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General-relativistic neutron star evolutions with the discontinuous Galerkin method

Hébert, François and Kidder, Lawrence E. and Teukolsky, Saul A. (2018) General-relativistic neutron star evolutions with the discontinuous Galerkin method. Physical Review D, 98 (4). Art. No. 044041. ISSN 2470-0010. http://resolver.caltech.edu/CaltechAUTHORS:20180606-164721712

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Abstract

Simulations of relativistic hydrodynamics often need both high accuracy and robust shock-handling properties. The discontinuous Galerkin method combines these features—a high order of convergence in regions where the solution is smooth and shock-capturing properties for regions where it is not—with geometric flexibility and is therefore well suited to solve the partial differential equations describing astrophysical scenarios. We present here evolutions of a general-relativistic neutron star with the discontinuous Galerkin method. In these simulations, we simultaneously evolve the spacetime geometry and the matter on the same computational grid, which we conform to the spherical geometry of the problem. To verify the correctness of our implementation, we perform standard convergence and shock tests. We then show results for evolving, in three dimensions, a Kerr black hole; a neutron star in the Cowling approximation (holding the spacetime metric fixed); and, finally, a neutron star where the spacetime and matter are both dynamical. The evolutions show long-term stability, good accuracy, and an improved rate of convergence versus a comparable-resolution finite-volume method.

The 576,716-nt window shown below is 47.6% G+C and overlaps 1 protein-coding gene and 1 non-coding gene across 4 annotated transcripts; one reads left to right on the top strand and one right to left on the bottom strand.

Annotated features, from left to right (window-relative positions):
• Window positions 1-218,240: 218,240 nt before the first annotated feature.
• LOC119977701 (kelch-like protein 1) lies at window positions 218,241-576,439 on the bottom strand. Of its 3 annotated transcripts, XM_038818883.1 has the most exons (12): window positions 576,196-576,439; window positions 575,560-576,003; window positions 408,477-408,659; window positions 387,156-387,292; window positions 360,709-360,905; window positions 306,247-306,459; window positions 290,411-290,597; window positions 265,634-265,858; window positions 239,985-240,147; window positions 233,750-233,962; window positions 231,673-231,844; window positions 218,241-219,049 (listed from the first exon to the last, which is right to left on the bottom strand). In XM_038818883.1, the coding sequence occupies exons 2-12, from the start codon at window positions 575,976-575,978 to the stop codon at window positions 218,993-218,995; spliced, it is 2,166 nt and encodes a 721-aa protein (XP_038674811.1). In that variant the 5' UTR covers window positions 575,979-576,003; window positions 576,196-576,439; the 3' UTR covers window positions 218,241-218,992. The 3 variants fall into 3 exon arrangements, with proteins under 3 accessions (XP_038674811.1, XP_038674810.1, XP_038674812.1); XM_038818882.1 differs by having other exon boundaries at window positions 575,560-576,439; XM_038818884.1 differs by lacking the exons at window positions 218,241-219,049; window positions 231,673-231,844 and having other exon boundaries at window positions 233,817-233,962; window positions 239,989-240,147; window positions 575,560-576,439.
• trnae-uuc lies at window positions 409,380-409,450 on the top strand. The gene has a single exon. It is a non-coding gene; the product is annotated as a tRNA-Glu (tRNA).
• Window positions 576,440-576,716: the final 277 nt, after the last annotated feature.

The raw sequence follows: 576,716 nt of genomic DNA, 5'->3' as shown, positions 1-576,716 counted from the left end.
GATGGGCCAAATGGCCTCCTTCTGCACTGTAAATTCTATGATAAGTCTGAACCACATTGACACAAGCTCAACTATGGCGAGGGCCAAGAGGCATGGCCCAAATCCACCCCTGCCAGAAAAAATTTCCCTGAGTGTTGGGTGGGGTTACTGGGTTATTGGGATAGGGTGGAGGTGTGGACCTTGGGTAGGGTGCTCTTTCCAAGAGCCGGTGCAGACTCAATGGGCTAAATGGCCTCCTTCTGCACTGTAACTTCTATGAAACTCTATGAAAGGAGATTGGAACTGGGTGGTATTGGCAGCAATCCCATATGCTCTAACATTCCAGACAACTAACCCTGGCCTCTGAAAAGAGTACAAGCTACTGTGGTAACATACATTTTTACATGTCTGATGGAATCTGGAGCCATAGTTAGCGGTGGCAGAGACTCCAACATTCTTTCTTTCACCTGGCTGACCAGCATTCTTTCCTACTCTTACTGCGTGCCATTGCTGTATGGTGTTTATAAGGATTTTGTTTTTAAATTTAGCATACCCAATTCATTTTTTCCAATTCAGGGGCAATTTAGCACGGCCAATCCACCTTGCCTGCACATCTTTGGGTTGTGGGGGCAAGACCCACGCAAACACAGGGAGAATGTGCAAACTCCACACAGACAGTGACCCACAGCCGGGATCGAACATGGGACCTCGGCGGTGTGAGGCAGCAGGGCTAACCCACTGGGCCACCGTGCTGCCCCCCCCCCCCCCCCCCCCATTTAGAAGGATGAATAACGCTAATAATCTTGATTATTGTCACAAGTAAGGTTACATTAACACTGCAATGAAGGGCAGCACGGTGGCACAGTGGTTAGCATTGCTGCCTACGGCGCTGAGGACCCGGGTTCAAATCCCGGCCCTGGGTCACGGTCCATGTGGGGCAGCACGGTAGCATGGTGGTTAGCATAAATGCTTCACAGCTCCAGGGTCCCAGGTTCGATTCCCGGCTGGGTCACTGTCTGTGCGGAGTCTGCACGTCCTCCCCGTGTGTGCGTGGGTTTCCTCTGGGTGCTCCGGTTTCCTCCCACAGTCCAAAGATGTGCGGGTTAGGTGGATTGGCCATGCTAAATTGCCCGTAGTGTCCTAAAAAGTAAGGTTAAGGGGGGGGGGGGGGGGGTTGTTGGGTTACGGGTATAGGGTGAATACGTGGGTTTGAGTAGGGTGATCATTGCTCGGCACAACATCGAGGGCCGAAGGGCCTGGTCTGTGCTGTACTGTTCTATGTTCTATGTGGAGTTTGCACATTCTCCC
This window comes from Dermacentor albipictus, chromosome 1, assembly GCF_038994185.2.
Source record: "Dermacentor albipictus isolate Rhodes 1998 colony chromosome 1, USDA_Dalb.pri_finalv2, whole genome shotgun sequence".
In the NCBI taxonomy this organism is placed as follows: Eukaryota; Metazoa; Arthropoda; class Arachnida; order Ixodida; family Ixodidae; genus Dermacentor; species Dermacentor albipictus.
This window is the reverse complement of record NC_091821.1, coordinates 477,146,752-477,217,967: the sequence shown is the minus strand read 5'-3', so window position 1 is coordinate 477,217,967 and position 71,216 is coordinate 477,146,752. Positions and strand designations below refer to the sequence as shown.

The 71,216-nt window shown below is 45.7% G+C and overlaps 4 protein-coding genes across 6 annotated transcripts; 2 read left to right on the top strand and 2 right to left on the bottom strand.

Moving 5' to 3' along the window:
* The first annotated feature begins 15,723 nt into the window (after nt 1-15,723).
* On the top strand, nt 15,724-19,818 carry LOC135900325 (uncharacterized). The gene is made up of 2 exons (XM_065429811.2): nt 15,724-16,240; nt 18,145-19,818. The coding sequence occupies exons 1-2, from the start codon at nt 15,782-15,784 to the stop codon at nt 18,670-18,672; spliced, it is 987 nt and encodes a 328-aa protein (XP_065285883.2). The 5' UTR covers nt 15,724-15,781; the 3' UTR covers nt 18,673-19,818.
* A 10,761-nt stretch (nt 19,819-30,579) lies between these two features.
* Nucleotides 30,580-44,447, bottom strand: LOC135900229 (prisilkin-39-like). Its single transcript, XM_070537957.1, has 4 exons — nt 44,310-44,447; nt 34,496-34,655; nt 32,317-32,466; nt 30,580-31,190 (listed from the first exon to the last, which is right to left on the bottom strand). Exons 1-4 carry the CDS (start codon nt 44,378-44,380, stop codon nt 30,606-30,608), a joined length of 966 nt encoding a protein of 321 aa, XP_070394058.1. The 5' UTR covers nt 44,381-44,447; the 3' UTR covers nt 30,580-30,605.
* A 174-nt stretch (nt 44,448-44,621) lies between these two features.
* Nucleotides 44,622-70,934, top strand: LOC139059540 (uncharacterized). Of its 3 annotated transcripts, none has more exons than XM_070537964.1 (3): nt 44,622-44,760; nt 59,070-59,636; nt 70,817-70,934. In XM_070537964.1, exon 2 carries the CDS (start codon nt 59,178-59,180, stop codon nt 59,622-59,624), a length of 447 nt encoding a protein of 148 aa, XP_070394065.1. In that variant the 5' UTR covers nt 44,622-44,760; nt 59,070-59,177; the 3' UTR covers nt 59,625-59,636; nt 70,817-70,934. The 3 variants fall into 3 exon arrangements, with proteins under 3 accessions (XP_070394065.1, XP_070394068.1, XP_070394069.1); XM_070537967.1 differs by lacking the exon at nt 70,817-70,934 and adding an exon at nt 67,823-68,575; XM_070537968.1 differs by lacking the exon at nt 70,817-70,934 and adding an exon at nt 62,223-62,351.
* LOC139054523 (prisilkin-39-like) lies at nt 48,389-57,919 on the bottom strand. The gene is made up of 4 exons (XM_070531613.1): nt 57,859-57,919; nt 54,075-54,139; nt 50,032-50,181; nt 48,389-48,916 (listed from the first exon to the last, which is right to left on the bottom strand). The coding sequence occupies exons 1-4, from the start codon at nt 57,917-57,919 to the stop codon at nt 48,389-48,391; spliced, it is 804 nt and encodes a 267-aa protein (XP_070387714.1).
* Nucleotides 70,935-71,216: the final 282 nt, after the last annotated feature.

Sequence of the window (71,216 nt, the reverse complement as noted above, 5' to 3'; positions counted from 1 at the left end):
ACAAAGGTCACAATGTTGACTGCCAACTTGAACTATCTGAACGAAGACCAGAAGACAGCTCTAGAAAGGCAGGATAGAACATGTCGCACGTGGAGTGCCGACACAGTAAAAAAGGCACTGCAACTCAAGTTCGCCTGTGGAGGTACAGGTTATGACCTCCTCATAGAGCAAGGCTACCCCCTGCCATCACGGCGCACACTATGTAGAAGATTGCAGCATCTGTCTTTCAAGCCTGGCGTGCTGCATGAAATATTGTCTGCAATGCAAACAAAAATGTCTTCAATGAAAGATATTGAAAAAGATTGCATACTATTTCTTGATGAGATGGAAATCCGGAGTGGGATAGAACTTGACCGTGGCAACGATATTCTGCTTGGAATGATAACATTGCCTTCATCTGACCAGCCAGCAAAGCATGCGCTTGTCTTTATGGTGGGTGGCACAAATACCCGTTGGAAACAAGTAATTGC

Item Type:Article
Related URLs:
URLURL TypeDescription
https://doi.org/10.1103/PhysRevD.98.044041DOIArticle
https://arxiv.org/abs/1804.02003arXivDiscussion Paper
Additional Information:© 2018 American Physical Society. Received 5 April 2018; published 27 August 2018. We thank Andy Bohn, Mike Boyle, Nils Deppe, Matt Duez, Francois Foucart, Jan Hesthaven, Curran Muhlberger, and Will Throwe for many helpful conversations through the course of this work. We gratefully acknowledge support for this research from the Sherman Fairchild Foundation; from NSF Grants No. PHY-1606654 and No. AST-1333129 at Cornell; and from NSF Grants No. PHY-1404569, No. PHY-1708212, and No. PHY-1708213 at Caltech. F. H. acknowledges support by the NSF Graduate Research Fellowship under Grant No. DGE-1144153. Computations were performed at Caltech on the Zwicky cluster, which is supported by the Sherman Fairchild Foundation and by NSF Grant No. PHY-0960291, and on the Wheeler cluster, which is supported by the Sherman Fairchild Foundation.
Funders:
Funding AgencyGrant Number
Sherman Fairchild FoundationUNSPECIFIED
NSFPHY-1606654
NSFAST-1333129
NSFPHY-1404569
NSFPHY-1708212
NSFPHY-1708213
NSF Graduate Research FellowshipDGE-1144153
NSFPHY-0960291
Record Number:CaltechAUTHORS:20180606-164721712
Persistent URL:http://resolver.caltech.edu/CaltechAUTHORS:20180606-164721712
Usage Policy:No commercial reproduction, distribution, display or performance rights in this work are provided.
ID Code:86873
Collection:CaltechAUTHORS
Deposited By: George Porter
Deposited On:07 Jun 2018 14:25
Last Modified:27 Aug 2018 21:43

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